Banks’ Equity Stakes and Lending: Evidence from a Tax Reform
Bastian Von Beschwitz
INSEAD - Finance
November 14, 2013
26th Australasian Finance and Banking Conference 2013
We study how a bank's equity stake in a borrowing firm affects lending to that firm. As identification, we use a German tax reform that permitted banks to sell their equity stakes in industrial companies without incurring capital gains taxes. Using difference-in-difference estimation, we find that after the tax reform banks sell their equity stakes in industrial firms and increase lending to these firms by 60% or one euro for every three euros of equity divested. Thus, contrary to prior cross-sectional studies, we find that banks' debt and equity investments are substitutes. This substitutability stems from banks that limit their exposure to a single firm: a bank increases its lending more if the divested equity stake is larger relative to the bank's capital or if the bank has higher leverage. Consistent with this explanation, a bank that sells equity in a firm increases lending not only to that firm, but also to other firms that are in the same industry or have high stock return correlation with that firm. Our findings suggest that banks regard equity and debt investments as substitutes because they are concerned about their risk exposure to the firm.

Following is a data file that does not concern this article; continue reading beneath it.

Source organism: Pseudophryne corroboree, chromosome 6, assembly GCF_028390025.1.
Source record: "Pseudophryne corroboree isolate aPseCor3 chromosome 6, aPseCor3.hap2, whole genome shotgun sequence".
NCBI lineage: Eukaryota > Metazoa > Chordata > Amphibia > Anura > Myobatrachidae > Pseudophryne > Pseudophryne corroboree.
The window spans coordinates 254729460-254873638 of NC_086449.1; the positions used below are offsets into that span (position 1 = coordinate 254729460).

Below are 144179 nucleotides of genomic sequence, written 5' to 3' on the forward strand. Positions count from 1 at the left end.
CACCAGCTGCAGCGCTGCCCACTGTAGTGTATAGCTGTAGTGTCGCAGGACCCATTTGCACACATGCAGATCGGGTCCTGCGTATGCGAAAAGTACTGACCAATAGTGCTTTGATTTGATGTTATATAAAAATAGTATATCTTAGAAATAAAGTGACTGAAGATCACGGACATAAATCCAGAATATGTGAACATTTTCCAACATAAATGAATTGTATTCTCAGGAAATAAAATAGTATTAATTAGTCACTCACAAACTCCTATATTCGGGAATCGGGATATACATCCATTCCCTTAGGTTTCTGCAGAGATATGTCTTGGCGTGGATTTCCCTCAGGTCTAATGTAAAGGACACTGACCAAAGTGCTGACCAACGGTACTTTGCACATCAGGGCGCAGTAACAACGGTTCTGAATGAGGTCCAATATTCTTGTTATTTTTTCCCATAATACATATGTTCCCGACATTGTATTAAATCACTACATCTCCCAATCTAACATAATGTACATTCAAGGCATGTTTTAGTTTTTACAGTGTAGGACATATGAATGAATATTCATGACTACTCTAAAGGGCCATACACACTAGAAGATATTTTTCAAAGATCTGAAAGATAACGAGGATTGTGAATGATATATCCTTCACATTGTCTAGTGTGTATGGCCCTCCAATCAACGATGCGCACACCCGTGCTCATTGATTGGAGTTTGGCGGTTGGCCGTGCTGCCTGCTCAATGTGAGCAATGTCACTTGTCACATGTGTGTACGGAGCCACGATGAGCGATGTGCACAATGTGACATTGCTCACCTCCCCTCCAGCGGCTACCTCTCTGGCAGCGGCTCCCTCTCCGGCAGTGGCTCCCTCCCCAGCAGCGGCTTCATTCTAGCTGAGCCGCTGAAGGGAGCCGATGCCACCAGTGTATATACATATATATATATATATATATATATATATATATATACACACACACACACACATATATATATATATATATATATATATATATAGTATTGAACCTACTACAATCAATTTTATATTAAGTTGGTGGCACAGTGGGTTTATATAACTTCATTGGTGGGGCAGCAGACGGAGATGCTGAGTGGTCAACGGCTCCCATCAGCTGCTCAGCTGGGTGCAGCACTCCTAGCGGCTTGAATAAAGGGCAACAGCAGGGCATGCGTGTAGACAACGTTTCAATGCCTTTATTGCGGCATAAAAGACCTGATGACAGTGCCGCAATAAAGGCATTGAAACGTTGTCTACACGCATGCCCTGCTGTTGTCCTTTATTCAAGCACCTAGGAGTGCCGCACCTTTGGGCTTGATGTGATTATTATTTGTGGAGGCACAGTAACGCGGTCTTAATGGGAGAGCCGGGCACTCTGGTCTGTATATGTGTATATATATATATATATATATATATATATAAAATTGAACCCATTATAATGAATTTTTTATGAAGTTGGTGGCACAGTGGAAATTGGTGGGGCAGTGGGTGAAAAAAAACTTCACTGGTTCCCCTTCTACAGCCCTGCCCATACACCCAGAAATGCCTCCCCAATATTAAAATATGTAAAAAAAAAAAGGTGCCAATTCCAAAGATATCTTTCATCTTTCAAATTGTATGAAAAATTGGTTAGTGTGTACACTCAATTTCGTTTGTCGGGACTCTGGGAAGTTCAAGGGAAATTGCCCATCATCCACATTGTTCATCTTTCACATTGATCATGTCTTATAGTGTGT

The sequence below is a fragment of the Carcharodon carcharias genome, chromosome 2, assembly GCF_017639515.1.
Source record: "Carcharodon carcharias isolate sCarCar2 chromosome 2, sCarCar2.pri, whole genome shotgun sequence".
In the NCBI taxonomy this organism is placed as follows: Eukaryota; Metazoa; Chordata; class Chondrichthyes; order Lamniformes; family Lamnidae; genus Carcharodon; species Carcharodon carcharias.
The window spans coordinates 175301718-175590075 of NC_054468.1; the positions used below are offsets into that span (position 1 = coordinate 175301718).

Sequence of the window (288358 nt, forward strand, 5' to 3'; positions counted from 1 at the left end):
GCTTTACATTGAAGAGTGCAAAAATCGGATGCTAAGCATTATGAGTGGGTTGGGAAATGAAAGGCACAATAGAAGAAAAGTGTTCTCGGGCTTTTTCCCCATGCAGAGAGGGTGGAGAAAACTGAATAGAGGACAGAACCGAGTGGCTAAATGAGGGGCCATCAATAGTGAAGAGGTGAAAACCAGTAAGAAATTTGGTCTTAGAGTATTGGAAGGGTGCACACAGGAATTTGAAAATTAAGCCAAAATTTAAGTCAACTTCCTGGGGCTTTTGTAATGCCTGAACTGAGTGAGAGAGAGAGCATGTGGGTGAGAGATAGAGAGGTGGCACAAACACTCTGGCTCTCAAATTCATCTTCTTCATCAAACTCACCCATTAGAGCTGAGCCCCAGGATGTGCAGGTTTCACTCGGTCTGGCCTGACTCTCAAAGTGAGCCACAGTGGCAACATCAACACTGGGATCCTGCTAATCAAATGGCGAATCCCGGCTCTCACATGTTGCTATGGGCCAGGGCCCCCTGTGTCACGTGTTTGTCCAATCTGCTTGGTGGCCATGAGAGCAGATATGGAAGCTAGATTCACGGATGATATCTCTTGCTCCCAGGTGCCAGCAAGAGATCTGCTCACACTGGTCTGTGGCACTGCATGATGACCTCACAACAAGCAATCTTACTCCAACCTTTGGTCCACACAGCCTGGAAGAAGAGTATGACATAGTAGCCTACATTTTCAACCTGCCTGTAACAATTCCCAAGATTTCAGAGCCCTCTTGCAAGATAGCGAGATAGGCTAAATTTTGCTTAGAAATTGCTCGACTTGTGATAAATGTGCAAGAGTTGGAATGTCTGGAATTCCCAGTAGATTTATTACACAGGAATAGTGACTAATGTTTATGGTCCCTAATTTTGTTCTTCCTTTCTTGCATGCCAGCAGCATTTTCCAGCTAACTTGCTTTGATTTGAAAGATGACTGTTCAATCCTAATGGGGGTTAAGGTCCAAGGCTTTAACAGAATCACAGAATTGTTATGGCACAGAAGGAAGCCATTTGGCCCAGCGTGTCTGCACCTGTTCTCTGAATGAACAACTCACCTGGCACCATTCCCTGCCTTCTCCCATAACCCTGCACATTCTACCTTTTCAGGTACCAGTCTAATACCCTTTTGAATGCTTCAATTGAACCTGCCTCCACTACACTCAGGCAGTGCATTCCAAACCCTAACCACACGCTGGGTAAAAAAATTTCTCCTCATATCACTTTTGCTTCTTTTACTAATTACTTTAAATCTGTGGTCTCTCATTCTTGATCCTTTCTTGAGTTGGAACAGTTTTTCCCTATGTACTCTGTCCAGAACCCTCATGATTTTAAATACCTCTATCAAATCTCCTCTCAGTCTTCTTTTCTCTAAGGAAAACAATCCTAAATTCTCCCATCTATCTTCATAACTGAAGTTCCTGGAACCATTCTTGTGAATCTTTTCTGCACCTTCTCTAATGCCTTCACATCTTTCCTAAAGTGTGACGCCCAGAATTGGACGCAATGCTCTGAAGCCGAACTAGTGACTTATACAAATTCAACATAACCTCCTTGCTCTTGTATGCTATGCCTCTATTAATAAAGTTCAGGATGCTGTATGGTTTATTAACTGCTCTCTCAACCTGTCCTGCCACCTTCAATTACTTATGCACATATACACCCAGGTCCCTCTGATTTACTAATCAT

Number of Pages in PDF File: 62
Keywords: Relationship banking, Ownership, Monitoring, Risk management
JEL Classification: G21, G32working papers series
Date posted: August 16, 2013 ; Last revised: November 19, 2013
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